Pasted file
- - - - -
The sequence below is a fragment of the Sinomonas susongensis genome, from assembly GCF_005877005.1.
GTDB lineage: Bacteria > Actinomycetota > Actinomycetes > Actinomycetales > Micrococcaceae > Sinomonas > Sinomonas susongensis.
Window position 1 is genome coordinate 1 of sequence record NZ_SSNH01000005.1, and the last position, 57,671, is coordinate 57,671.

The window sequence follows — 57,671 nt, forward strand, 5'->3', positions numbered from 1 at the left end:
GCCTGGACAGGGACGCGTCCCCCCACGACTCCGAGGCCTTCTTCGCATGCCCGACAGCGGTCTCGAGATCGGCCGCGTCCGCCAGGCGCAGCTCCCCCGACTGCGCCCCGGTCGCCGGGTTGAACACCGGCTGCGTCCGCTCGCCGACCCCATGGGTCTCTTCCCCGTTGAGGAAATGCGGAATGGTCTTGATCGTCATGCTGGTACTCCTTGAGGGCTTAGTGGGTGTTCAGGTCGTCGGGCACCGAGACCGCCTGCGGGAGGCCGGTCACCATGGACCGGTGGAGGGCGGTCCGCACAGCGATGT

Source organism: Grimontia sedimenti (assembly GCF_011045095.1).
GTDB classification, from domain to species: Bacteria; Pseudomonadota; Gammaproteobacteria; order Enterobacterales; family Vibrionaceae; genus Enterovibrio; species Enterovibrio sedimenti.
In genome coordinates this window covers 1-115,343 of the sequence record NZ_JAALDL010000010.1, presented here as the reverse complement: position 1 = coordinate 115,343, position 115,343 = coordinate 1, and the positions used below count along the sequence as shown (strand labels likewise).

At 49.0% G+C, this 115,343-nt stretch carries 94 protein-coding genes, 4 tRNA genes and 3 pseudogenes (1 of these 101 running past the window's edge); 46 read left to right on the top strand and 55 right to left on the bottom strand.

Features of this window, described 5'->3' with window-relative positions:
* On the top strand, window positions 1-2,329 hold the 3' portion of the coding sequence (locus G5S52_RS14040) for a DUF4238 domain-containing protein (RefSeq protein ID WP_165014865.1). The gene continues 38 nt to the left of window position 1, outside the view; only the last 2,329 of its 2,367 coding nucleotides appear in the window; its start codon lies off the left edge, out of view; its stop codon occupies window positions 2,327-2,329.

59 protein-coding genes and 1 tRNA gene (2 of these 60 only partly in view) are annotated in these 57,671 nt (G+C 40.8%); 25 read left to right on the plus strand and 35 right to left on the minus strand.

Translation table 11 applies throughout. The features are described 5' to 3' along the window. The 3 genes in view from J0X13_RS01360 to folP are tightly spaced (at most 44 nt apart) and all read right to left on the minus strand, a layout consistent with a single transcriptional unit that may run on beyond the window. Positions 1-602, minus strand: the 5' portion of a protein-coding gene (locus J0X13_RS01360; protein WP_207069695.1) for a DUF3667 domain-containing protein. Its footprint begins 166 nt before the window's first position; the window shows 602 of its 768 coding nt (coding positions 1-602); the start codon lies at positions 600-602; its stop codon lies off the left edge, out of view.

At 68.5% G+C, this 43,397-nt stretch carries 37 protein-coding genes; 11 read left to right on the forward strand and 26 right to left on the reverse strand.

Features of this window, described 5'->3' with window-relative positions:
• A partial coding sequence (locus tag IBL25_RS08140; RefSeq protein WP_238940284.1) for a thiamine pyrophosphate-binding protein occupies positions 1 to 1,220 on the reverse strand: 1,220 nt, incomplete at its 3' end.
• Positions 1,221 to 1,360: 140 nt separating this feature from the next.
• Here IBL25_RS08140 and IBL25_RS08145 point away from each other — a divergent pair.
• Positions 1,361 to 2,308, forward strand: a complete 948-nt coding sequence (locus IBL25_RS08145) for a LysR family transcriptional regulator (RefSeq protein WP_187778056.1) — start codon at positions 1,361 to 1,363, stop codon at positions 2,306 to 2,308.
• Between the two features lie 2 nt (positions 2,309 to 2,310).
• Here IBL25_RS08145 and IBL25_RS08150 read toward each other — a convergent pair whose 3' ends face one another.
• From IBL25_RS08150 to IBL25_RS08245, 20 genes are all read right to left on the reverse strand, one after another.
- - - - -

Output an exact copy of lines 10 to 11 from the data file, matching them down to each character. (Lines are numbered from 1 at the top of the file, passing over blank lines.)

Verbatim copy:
Features of this window, described 5'->3' with window-relative positions:
* On the top strand, window positions 1-2,329 hold the 3' portion of the coding sequence (locus G5S52_RS14040) for a DUF4238 domain-containing protein (RefSeq protein ID WP_165014865.1). The gene continues 38 nt to the left of window position 1, outside the view; only the last 2,329 of its 2,367 coding nucleotides appear in the window; its start codon lies off the left edge, out of view; its stop codon occupies window positions 2,327-2,329.